On This Gay Day: Musician Dan Hartman was born in 1950

Songwriter Dan Hartman’s music career spanned several decades

Dan Hartman was born on this day in 1950. His music career spawned some big hits between the 1970s and early 1990s and his sounds like on dancer floors across the world.

Born in Pennsylvania, Hartman’s music career took off when he joined the Edgar Winter Group as their bass player, he wrote on of their biggest hits Free Ride.

HIs solo career took off in the 1970’s when he created a series of disco era hits including Instant Replay and Relight My Fire. He had further success in the mid-80’s with the track I Can Dream About You. 

During his career he also collaborated with lots of artists writing songs, producing their records or adding his vocals. Over the years he teamed up with Nona Hendryx, Steve Winwood, Tina Turner, Holly Johnson, Time Bandits, Bonnie Tyler, Dusty Springfield, Chaka Khan, Janis Ian and Tom Robinson.

He also worked with James Brown, and in 1985 wrote his hit Living in America which was included on the soundtrack to the film Rocky V. 

Hartman was diagnosed with HIV in the late 1980’s and reportedly did not seek treatment. He died of a brain tumor on 22nd March 1994. He had kept his sexuality private throughout his life, but friends have acknowledged that he was a gay man since his passing.

HIs final album prior to his passing was an instrumental new-age record called New Green Clear Blue. 

Since his death his work has been covered by many artists, and he’s often been sampled by dance artists. Blackbox’s hit Ride on Time is based around vocal samples from Loleatta Holloway’s 1980’s disco hit Love Sensation, which was written and produced by Hartman. The same sampled is used in Marky Mark and the Funky Bunch’s Good Vibrations.  

The film adaption of Six Degrees of Separation made its debut in 1993

The film adaptation of Six Degrees of Separation made its debut on this day in 1993.

The John Guare play had been a huge success on Broadway. It was nominated for the Pulitzer Prize and won the Tony Award for Best Play in 1990. Australian director Fred Schepisi saw the production on Broadway many times, and he decided to develop it as a film.

It tells the story of art dealers Louisa, known as Ouisa, and husband Fran. One night as they are wooing an investor in their Central Park apartment, a young black man arrives at their door. He introduces himself as Paul Poitier, the son of actor Sidney Poitier, and explains that he is a friend of their children, he knows them from Harvard.

He’s just been mugged in the park and is suffering from a small stab wound. He shares that he is meeting his father the next day, and his father is planning to make a film version of the musical Cats. Fran and Ouisa insist he stays overnight with them.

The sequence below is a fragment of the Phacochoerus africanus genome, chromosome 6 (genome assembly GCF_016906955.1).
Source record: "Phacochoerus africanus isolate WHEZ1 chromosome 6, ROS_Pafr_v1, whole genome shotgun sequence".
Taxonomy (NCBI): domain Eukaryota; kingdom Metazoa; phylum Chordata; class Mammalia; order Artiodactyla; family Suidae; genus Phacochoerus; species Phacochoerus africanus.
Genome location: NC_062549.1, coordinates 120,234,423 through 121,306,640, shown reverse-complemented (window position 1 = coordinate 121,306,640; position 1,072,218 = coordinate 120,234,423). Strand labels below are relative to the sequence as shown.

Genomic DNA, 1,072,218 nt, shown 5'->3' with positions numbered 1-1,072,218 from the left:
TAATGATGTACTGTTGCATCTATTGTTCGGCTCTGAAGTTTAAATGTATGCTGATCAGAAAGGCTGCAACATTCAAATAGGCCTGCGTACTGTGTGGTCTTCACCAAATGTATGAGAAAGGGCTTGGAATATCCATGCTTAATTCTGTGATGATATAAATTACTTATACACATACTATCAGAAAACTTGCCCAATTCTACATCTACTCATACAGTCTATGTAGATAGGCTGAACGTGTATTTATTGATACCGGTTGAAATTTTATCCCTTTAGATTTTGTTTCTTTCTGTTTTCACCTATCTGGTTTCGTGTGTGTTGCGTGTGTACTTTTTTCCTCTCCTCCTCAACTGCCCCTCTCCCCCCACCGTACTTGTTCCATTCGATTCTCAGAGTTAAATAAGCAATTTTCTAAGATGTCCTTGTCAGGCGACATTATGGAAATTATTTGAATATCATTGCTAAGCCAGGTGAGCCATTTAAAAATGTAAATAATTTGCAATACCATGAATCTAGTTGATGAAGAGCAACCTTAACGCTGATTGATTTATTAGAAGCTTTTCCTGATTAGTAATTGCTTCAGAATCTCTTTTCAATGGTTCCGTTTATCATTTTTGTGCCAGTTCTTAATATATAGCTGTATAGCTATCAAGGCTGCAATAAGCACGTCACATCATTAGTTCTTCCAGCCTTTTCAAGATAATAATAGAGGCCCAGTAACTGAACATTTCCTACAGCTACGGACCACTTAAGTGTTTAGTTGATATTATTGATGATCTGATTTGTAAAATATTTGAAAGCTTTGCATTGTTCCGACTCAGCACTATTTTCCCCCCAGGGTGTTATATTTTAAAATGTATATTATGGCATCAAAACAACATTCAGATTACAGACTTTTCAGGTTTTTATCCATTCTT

In the morning they awake to discover that while they were asleep Paul has brough a male sex worker into their home. Paul and his companion flee, leaving the couple flummoxed about what had happened. Later they discover their children have no idea who the young man was, and a little research shows that Sidney Poitier does not have any sons, only daughters.

It kicks off a series of anecdotes and adventures as the couple try to work out who Paul was, and how we are all connected. The play is based on the real-life exploits of con artist David Hampton.

Stockard Channing, best known for playing Rizzo in Grease and later Abigail Bartlett on TV’s The West Wing, played Ouisa in both the Broadway and West End Productions. She also starred in the film version.

Donald Sutherland plays her husband Fran, while Sir Ian McKellen plays investor Geoffrey Miller. Mary Beth Hurt, Heather Graham, Richard Masur, Anthony Michael Hall, Bruce Davison, and Anthony Rapp also appear.

On stage the role of Paul had been played by James McDaniel, Courtney B Vance, and Adrian Lester. When it came time to make the film version Will Smith took on the role.

At the time Smith was only known for his music career alongside DJ Jazzy Jeff, and his television sitcom The Fresh Prince of Bel Air. It was Smith’s first big film role, and his first dramatic role. He was praised for playing a gay character at a time when many actors avoided playing gay roles.

Stockard Channing was nominated for Best Actress and the Academy Award and the Golden Globes for her performance in the film. She lost to Holly Hunter in The Piano at the Oscars, and Angela Bassett for her portrayal of Tina Turner in What’s Love Got to Do with It at the globes.

OIP Staff, images: promotional images. 

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